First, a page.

Even in the VRE James quickly retreats from a focus upon only introvertive mysticism. He admits to focusing primarily on classical mysticism. On the fringes where a wide variety of mystical experiences exists the unanimity evaporates.

The fact is that mystical feeling of enlargement, union, and emancipation has no specific intellectual content of its own. It is capable of forming matrimonial alliances with material furnished by the most diverse philosophies and theologies provided only that they can find a place in their framework for its particular emotional mood« (James, 1902/1985, p. 337).

These remarks need not disturb the common core or unity theorists as they already accept the ineffability of the introvertive mystical state. Insofar as the limiting case of the experience of enlargement or union is a pure consciousness event. The role of language and culture in interpreting the state is not challenged but their role in determining the state (experience) is.

With respect to introvertive mysticism, James' sub marginal thesis argues that the self becomes aware of what he James' simply identified as »MORE of the same quality« (1902/1985, p. 401, emphasis in original).« He also notes that, »It is when we treat of the experience of 'union' with it that their [mystics] differences appear most clearly« (p. 401). Thus, James can accept an aspect of the constructionist position which was articulated at the time of James' VRE by Rufus Jones, »The most refined mysticism, the most exalted spiritual experience is partly a product of the social and intellectual environment in which the personal life of the mystic has formed and matured (1909, p. xxxiv, italics in original). Jones' emphasis on is crucial, for it allows what James allows, that portions of experience escape cultural influences. Stace (1961, pp. 153-154) notes that self transcendence (James »MORE«) is part of the experience and not of the interpretation of experience.

Recently Forman has coined the term pure consciousness experience (PCE) for Stace’s introvertive mysticism. He is part of what I call confessional scholars of mysticism, those who include their own mystical experiences as part of their scholarly treatment of mysticism (Barnard, 1997, Forman, 1999, Roberts, 1984). These scholars acknowledge the identity of introvertive states. Barnard goes too far as to identify PCE »knowledge by identity« (1999, p. 109-127) which perhaps is less an explanation than a re-affirmation of James' »MORE.« However, the value of confessional mystics who study mysticism cannot be underestimated both for the methodological value of their insights (Staal, 1975) and of the value of returning psychology to the researcher as subject that characterized psychological research at its inception as a laboratory science (Danzinger, 1994).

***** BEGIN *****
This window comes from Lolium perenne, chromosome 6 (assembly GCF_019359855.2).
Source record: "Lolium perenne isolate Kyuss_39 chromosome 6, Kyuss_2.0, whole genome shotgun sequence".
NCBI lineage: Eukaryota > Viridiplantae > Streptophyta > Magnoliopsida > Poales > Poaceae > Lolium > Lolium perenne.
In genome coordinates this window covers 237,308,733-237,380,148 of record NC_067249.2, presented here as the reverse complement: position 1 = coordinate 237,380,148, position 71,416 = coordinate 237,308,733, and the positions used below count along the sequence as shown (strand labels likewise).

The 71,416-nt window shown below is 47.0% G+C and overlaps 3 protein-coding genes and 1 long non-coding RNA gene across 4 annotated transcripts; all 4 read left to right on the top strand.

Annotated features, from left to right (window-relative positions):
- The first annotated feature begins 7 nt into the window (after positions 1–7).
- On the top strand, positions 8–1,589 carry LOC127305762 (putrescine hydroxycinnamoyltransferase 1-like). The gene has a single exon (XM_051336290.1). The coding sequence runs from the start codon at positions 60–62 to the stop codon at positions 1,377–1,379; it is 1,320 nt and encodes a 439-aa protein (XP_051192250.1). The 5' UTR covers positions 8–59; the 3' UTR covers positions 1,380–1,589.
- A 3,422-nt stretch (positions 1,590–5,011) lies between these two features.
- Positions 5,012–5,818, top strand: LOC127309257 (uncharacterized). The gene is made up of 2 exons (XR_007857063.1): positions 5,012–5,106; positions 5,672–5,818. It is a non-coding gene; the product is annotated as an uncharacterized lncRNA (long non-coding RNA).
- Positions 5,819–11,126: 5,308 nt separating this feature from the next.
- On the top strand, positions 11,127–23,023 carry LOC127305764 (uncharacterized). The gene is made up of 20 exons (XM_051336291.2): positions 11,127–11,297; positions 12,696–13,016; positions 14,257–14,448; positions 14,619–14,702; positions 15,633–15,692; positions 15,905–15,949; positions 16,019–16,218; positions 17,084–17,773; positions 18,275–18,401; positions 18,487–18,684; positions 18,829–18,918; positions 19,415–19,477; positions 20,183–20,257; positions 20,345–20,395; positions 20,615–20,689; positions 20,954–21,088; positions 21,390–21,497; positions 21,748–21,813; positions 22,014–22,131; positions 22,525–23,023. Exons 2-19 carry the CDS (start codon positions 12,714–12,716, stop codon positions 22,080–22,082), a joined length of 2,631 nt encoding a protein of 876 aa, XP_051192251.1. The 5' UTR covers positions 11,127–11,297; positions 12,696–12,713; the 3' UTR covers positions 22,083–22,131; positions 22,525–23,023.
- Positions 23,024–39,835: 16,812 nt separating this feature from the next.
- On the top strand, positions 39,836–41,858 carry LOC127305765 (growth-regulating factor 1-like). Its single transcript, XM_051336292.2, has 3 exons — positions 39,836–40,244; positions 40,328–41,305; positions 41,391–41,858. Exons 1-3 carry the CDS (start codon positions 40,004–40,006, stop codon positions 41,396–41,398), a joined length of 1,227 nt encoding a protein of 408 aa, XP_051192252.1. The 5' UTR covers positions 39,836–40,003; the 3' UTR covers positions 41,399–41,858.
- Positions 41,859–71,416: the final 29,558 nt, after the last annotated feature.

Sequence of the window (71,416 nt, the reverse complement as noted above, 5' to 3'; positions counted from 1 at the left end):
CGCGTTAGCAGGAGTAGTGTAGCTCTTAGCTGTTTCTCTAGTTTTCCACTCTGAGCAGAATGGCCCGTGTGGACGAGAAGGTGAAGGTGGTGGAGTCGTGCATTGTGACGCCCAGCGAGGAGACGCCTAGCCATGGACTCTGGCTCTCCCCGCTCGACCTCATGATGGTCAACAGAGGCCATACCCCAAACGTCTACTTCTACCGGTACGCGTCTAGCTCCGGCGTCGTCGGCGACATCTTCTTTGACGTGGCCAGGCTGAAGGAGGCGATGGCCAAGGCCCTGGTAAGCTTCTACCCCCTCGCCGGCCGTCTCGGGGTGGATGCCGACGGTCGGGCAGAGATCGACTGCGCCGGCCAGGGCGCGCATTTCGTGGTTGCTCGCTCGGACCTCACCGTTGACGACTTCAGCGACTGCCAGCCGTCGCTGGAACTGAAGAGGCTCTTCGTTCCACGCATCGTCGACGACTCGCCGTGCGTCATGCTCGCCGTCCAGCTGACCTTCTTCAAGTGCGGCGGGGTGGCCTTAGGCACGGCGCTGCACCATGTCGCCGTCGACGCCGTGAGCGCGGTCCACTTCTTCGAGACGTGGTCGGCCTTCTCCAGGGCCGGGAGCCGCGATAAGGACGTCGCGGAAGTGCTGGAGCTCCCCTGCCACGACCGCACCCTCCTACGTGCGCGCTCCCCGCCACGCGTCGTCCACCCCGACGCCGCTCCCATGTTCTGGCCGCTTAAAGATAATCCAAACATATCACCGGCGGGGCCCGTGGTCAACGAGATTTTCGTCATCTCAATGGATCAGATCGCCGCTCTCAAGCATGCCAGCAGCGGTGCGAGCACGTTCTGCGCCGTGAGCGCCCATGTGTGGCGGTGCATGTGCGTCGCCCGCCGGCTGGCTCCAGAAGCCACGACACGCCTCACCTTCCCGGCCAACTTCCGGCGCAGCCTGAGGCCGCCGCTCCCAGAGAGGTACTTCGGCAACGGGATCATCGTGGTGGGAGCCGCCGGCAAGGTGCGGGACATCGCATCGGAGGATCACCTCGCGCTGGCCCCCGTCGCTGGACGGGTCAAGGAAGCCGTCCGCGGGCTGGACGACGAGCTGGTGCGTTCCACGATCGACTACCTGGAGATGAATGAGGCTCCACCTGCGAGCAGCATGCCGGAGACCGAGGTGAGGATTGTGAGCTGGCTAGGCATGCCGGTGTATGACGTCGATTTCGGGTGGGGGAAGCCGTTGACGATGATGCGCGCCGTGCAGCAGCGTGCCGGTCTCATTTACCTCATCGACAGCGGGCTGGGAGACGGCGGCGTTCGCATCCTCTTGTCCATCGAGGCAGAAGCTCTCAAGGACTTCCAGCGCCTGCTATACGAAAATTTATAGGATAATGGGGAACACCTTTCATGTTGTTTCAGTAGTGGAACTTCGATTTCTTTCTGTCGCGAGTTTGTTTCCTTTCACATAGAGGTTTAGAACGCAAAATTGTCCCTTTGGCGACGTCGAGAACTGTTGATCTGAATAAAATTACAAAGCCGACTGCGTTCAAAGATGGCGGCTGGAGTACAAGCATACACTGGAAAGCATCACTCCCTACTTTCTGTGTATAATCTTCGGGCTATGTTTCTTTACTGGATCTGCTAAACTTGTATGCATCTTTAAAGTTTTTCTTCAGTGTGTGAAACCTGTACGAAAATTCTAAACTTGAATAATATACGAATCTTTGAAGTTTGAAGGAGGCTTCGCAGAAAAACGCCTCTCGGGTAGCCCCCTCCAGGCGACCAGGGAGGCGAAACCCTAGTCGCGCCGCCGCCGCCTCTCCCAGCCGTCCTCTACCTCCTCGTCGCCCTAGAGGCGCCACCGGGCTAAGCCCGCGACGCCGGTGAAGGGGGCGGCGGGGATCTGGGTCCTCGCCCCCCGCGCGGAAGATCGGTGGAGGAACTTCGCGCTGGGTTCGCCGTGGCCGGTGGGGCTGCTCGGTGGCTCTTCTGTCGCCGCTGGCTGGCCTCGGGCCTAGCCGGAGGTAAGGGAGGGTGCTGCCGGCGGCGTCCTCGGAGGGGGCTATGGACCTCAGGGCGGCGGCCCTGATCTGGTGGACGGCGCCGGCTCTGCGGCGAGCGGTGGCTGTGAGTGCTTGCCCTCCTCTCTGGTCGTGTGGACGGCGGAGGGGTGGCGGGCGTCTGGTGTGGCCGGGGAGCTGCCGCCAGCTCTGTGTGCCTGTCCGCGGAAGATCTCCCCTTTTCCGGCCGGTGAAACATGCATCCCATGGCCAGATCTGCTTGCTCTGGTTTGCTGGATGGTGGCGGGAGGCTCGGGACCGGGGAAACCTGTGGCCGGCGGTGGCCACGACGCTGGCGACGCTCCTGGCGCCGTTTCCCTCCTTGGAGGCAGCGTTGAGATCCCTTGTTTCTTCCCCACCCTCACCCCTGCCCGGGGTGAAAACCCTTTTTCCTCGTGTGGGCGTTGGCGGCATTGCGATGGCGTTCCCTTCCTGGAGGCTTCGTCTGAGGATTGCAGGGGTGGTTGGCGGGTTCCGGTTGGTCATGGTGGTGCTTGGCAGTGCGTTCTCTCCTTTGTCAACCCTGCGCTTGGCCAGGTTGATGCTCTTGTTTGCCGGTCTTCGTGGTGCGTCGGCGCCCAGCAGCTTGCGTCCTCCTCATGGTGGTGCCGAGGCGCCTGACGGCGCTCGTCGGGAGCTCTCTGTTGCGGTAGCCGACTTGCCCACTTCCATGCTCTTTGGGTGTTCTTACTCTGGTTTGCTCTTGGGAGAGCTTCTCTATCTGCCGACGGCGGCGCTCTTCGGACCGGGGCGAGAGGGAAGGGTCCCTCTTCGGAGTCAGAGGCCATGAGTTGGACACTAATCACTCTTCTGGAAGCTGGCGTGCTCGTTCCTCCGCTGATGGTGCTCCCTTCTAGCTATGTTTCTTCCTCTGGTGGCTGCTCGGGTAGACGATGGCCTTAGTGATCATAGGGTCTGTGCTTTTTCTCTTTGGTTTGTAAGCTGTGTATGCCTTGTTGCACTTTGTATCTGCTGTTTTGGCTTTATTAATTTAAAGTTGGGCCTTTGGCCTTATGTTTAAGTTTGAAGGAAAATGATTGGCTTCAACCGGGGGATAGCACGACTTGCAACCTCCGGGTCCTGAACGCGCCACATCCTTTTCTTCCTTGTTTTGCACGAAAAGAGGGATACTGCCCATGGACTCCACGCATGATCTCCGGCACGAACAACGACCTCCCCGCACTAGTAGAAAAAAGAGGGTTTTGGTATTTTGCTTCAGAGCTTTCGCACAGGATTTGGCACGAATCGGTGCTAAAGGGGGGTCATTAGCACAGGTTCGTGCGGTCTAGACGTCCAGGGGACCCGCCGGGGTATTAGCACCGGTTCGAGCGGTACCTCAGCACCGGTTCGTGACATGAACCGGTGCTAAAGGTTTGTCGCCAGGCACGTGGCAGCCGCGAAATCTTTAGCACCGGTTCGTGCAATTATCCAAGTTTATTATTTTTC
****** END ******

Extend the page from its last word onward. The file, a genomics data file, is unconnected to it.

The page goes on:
While knowledge by identity may not be an explanation, it does appear to be an adequate description of a limiting case. We can identify this limiting case empirically by calculating a ratio between James' well-known distinction between knowledge about and knowledge by acquaintance or knowledge of explored throughout the PP. For my purpose here it is sufficient to note that there is a subject/object distinction in knowledge about. Hence it is linguistically and culturally constructed knowledge. Therefore, it can also be deconstructed. Knowledge of is experience gained by participation, and can be prior to language. The ratio between knowledge of and knowledge about approaches the limiting case of a PCE or introvertive mysticism. That this state may only be approximated in many is not to assume that linguistic and cultural factors alone explain it nor that in the limiting case these factors play a significant explanatory role.

The closest approximation to the attainment of this limiting case is addressed by Stace . His comment is based upon Pratt’s discussion (1920, pp. 128-131) of the well-known case of Madeleine, a mystic kept under observation in Salpêtrière by Janet. Pratt noted that she recognized objects placed in her hand when hypnotized. However, the issue for Stace is an empirical one: whether she was consciously aware of this. Acknowledging that hypnosis can trigger mystical states, he goes on to argue

Suppose that he [Pratt] is mistaken to the extent that there is on the otherwise undifferentiated glassy surface of the One some faint smudge of impurity, some wisp of gossamer imagery; or that at the centre of the Void, or perhaps at its edges, there is a little sport of something or other which we will call the nonvoid? … Whatever we may think of what is supposed to be the mystical vision, it surely cannot be reasonably maintained that it is nothing but a very fait visual; image, a tiny sound, a spot of dim and almost invisible light? (Stace, 1961, pp. 130-131).

One of the most critical treatments of PCE is by Almond (1982). Not limited to neo-Kantian assumptions that fuel the social constructionists, he reminds us that »There is nothing logically inherent about the notion of a contentless experience (Almond, 1982, p. 174). Furthermore, he makes once more the case that is an empirical possibility that such experiences can transcend linguistic (hence cultural) constructions:

Now in the mystical case, and taking a theistic mystical experience as our example, what remains as the basic datum of mystical experience if the content of the experience, the experience of the self in union with God, is abstracted? The residue is a contentless experience, one in which there is neither awareness of the self (of normal consciousness) nor of 'anything' standing over against the self – a state in which, unlike the waking and the dream-state, there is no subject-object polarity. It is, furthermore, a state in which there is neither incorporated paradigmatic beliefs or symbols, nor, ergo reflexive interpretation, for there are no beliefs, thoughts, symbols, or dual awareness therein. In other words, it is a state in which the distinctions between the knower, the act of knowing, and what is know are obliterated (Almond, 1982, p. 174).